My fellow citizens, I am outraged and terribly saddened by the slaughter of innocent people by a terrorist, and am prepared to act boldly using all the power and authority invested in me by a pen and smart phone. First I will review the known facts so there will be no misperceptions and that the steps I am declaring today will engender no significant opposition.
In the early morning hours of June 12th, a 29-year-old man named Omar Mateen entered the Pulse Nightclub and murdered 49 people. Mateen was a US citizen born in NYC of Afghani parents and has been described as a devout Muslim. He apparently became radicalized and pledged allegiance to ISIS, or what I prefer to call ISIL because the L stands for Levant and it makes me sound smart and sophisticated, as most people don’t know what it means. We know without question that Islam is a religion of peace so that any violence committed in the name of Islam cannot be violence committed in the name of Islam. Hence, after consultation with a myriad of experts, professionals, and lawyers, including people working for the US Dept. of Justice Civil Rights Division and the Southern Poverty Law Center, we have determined the following to be true:
The Target Corporation, which describes itself as “an upscale discount retailer” and operates almost 1,800 stores, has recently emphasized its commitment to transgender activism, specifically where it pertains the to use of its bathrooms. Brian Cornell has been at the helm as the CEO since August 2014 (total compensation since his affiliation $28,164,024) and recently made a statement, largely in Q&A format, to address any concerns his bathroom policy has engendered.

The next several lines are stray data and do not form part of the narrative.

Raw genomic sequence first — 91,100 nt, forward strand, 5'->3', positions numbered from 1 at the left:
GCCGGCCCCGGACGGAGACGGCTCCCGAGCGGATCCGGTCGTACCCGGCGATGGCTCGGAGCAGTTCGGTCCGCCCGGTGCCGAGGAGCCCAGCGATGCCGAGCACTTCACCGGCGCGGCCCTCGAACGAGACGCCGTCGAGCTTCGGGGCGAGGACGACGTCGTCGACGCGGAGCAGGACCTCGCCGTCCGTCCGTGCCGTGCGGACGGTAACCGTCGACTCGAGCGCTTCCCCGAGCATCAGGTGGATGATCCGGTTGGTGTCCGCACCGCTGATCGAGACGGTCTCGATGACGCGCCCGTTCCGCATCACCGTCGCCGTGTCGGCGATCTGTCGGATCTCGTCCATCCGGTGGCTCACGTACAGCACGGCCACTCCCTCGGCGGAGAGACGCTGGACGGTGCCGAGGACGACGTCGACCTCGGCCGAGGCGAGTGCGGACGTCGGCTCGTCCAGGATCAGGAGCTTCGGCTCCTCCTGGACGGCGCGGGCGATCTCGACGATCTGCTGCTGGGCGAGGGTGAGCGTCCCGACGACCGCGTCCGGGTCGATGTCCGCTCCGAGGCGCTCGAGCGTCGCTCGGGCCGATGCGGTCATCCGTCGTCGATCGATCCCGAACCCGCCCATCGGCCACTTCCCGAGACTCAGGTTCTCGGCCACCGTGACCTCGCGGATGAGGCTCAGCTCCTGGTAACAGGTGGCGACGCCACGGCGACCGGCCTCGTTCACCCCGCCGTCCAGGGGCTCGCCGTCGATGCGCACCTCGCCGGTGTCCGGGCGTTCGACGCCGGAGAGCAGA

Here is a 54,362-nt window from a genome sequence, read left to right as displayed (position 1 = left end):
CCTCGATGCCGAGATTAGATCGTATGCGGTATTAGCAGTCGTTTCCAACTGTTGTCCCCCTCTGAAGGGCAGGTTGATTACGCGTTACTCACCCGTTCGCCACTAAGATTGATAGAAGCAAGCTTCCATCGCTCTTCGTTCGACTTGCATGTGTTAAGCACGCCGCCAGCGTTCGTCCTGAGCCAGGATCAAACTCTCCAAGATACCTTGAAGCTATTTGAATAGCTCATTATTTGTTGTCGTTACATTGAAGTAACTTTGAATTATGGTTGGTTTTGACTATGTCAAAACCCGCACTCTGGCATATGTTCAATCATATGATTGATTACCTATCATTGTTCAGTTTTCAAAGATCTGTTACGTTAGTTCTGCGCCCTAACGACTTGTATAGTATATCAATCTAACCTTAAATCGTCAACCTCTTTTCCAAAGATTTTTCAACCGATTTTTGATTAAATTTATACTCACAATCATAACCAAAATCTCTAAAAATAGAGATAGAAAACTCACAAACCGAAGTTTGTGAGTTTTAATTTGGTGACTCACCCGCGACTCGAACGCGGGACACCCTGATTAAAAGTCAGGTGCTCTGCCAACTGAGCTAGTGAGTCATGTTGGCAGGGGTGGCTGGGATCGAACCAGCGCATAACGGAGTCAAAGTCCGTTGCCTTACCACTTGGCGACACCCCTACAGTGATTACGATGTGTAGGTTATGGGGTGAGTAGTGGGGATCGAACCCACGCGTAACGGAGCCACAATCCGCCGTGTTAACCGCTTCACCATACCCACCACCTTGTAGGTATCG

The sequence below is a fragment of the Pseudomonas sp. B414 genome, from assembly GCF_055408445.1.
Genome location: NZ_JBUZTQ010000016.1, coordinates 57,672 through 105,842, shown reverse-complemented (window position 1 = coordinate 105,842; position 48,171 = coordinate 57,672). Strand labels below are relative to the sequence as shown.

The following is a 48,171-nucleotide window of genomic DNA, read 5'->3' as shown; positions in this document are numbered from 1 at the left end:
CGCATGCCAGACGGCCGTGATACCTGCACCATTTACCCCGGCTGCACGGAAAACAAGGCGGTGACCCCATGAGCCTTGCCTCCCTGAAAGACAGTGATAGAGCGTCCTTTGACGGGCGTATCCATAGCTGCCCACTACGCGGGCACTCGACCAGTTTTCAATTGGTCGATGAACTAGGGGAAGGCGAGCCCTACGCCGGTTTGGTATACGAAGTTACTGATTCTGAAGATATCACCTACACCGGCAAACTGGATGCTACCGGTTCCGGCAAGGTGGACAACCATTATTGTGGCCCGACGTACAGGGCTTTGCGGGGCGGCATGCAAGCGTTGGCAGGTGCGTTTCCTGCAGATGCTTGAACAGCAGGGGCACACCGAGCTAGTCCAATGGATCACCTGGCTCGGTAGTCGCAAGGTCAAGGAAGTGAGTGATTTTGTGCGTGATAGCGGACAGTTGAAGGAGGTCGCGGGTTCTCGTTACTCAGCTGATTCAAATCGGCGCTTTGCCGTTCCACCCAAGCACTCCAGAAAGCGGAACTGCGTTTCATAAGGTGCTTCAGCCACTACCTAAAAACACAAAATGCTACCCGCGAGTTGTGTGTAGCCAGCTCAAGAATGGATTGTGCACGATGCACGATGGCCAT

His preamble reiterated Target’s diversity philosophy: "individuality may include a wide spectrum of attributes such as personal style, age, race, gender, ethnicity, sexual orientation, language, physical ability, religion, family, citizenship status, socio-economic circumstances, education, and life experiences." He added the following: “We live in exciting times, from not only a corporate/business perspective but from a cultural one. We at Target believe the greatest human endeavor is to facilitate people in finding personal fulfillment and satisfaction in life. We are proud to be at the forefront in advocating for people too long marginalized by society simply because of the manner in which they gender identify. We believe the greatest gift we can give our valued customers is a shopping experience where all feel welcome, accepted, and embraced regardless of such factors as sexual orientation or gender identity.” He then answered questions asked by customers about Target’s bathroom policy:
There are those who don’t always accept the premise that the impoverished in America, as compared to the realm of the truly poor in non-developed countries, are hapless victims of extrinsic factors. Within this perspective is a belief that bad personal choices are made in the continuum of life that either keep people impoverished or disallow them to rise above it. In other words, individual poverty in America can’t always be traced back to Big Corporations and societal oppression in general, but that opportunities for education, to obtain marketable skills, and to establish a secure financial foundation are lost out to greed and pleasures of the here and now. People with this view are referred to as conservatives, often with pejorative adjectives attached. If we were actually honest we would admit that state lottery tickets aren’t routinely purchased by the economically self-actualized, but by people who can least afford them. One cannot smoke dope, shoot heroin or methamphetamine, or drink to excess with regularity as a means to success. Money used for tattoos and body piercings could probably be spent more wisely. Conservatives are more of the Morning in America mindset, whereas progressives tend to find themselves stuck in a narrative based in some cruddy New England textile mill from the early 20th century, allowing them to deflect blame for individual and societal failings.